The reflection of aspects pertaining to the nature of time and its assimilation in the image of the real, as well as amusing or illusory enchantment, underlie other mechanisms developed by the artist René Bertholo. Beyond the immediate cinematic influence of Tinguely, Bertholo’s production is more technological and scenographic and perhaps closer to the amusing mechanisms from reality by Calder.
This work develops the mechanisms that activate our perception of action by conditioning our acceptance of the virtual as reality. This contraption puts mild referents into action by creating the illusion of an animated landscape. By dislocating the movement of a concrete and immediate subject – the boat – to the imperceptible dimension of the clouds, a mechanical and idyllic poetics is installed. Time represents itself, without evolving, as it is constantly mirrored.
Signs and gestures
The letter, instead of writing, affirms itself as a sign on the white page. But the gesture is what has been given to us to be read. The action of the body during the process of production adds a performative dimension to João Vieira’s painting. The gesture concentrates itself on the stain, no longer a trace in the wide and firm wake of the spatula. An accentuated material consistency confers the gesture a monumental appearance and erects it as a formal presence.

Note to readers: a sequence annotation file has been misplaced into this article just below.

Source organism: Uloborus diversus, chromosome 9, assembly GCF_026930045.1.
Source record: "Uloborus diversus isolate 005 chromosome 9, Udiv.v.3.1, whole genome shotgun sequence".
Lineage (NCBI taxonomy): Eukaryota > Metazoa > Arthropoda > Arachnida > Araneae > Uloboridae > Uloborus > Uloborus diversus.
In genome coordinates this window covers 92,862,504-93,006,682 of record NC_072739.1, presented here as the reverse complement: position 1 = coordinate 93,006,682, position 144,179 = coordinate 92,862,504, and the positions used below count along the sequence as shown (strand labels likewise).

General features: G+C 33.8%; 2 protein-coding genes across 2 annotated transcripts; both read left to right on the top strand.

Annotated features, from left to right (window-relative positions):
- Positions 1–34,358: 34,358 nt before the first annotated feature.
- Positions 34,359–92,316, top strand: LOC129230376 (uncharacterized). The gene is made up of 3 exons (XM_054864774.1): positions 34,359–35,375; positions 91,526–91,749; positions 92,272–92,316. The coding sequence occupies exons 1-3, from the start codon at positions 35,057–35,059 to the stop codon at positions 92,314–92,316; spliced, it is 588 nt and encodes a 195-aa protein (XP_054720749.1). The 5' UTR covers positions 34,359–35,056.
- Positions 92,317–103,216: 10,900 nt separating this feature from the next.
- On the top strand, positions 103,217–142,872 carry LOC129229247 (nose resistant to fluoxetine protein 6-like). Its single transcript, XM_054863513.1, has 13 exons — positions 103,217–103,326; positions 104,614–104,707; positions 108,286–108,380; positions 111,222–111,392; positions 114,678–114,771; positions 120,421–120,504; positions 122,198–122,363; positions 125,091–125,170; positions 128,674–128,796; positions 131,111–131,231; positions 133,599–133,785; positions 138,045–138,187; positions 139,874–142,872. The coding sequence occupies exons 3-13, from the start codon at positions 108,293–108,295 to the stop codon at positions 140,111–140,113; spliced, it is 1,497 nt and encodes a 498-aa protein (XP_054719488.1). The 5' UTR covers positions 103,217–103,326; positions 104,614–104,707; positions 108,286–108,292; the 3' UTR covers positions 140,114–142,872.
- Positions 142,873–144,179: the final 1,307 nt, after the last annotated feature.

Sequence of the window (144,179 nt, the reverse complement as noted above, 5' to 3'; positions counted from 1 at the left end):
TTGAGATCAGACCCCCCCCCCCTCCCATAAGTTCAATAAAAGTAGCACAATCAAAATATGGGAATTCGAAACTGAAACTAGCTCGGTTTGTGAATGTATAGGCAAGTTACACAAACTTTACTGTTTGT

The letters are chromatically isolated, like autonomous signs that have reached their limit. They are the plastic elements that organise and rhyme the composition, structuring it on an orthogonal grid where they adopt rotations and inversions, making an ample choice of combinations possible.
Cast shadow of René Bertholo (1964)
The year of 1964, and the following years, marks the beginning of Lourdes Castro’s exploration into the silhouette and the outline of isolated and accompanied figures in instant and characteristically photographic poses, painted on canvas. Lourdes Castro said that, besides the shadow of the silhouette, there must be a contour circumscribed to the outline of an absence. Defined by their limits and identified by their titles, these figures form a gallery of characters with whom she shared her daily life. The proxi-mity of art and life finds a possible relation through this vestige, like in the cartography of instants.
The signs of writing remain readable but not interpretable, as the rest of a movement that leads us to read not the product but the production process by António Sena. The deviation of writing is an inimitable mark of a gesture, of the artist’s body dispersed on an expressively crafted textural surface.